Cabinteely Park - 6th March 2022.
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South Dublin Members, Cabinteely Park, 6th March 2022 (picture: Gustavo Zoladz)
Cabinteely Park is part of the South Branches' home turf and a regular destination for our outings. On this visit, spring was very much in evidence with blue skies and a cool breeze gently blowing. About 60 participants met up in the main car park at 11am where they were greeted by committee member Des Higgins, who led the outing.
Before leaving the car park a Buzzard was seen flying overhead, and later on a pair was observed soaring high over the park. Buzzard became extinct as a breeding species in Ireland during the 1890s and were absent until the early 1930s when a pair bred at Rathlin Island, Antrim. Since then they have steadily spread south and west, and more recently numbers and range have increased dramatically and are becoming a regular sight in open countryside around south Dublin.
Buzzard, Cabinteely Park, 6th March 2022 (picture: Gustavo Zoladz)
We started off in the woods behind the car park and immediately got onto three Siskins that were feeding on larch cones. Heading west, we worked our way around the trees and gradually got all four tit species, Blue, Great, Coal and Long-tailed. Then Gustavo managed to get us all onto a Treecreeper and some Goldcrests.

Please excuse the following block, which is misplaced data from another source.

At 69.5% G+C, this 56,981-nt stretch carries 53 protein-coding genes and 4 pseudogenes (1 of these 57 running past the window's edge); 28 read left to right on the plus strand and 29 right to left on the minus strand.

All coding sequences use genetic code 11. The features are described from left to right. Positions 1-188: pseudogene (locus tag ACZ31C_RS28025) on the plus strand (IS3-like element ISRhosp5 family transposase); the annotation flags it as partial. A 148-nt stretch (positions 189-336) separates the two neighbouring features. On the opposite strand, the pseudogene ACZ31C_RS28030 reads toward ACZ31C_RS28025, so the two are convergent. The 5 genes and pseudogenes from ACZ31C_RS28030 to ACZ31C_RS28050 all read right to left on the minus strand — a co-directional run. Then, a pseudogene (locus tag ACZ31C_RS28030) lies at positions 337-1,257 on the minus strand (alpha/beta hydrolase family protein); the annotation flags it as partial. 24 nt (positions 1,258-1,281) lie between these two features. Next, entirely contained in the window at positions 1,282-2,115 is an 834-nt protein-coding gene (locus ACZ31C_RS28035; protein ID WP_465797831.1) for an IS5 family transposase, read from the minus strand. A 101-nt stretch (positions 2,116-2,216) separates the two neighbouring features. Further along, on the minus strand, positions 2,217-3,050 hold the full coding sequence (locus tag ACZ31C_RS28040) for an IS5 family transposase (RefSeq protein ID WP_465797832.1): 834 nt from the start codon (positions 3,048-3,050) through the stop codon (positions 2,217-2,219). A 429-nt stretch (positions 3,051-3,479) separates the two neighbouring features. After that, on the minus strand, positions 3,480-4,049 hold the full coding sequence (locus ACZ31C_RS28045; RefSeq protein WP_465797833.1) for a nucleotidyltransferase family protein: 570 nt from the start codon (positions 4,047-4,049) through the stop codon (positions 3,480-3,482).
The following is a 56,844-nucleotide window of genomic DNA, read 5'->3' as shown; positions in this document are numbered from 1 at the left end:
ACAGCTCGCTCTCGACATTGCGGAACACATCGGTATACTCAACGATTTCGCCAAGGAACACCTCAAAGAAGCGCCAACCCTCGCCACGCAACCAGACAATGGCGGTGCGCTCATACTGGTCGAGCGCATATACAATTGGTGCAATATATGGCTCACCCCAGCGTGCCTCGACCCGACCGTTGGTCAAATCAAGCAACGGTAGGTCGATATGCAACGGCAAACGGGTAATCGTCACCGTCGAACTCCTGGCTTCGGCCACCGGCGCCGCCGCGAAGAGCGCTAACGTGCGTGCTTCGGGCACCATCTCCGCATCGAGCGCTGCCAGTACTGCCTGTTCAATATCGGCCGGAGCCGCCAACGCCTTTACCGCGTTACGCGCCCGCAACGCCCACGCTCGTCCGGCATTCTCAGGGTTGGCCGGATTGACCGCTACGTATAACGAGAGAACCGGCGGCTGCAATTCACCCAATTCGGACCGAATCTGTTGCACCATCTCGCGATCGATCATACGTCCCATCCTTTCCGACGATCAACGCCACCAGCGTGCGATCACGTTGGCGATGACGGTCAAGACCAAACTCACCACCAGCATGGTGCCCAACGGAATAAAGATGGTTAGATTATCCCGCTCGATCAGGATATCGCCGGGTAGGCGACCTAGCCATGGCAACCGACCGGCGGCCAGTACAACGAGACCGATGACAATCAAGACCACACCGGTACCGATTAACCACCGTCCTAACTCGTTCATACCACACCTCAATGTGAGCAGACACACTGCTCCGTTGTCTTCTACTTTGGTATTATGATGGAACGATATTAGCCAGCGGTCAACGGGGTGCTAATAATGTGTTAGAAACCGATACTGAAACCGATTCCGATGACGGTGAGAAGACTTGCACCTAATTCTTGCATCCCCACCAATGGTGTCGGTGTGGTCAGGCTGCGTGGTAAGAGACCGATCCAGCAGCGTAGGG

Great Spotted Woodpeckers have been seen in and near the park from time to time, so we briefly headed in to the adjacent Holmwood estate to look for them but without success, but did at least manage to see a Jay. We searched again for woodpeckers near the dog enclosure compound but once again had no luck but did see several Redwing.
Siskin, Cabinteely Park , 6th March 2022 (picture: Gustavo Zoladz)
We finished by walking along the stream that flows into the man-made pond near the Bray Road entrance to the park. On the stream we saw a Grey Wagtail and one lucky person managed to see a Water Rail in the vegetation at the stream's edge, before it dived back in to cover. You need plenty of patience and good luck on your side to see the secretive and skulking Water Rail, a bird more often heard than seen, its distinctive call, resembling a squealing pig, coming from a dense reedbed is often the only evidence of its presence.
Some More Pictures
We were delighted to see so familiar faces back with us and the many new faces that we hope to see again. Cabinteely Park has plenty to offer the bird watcher as our tally proves and apart from Kingfisher we managed to see all its specialties on a fine spring day.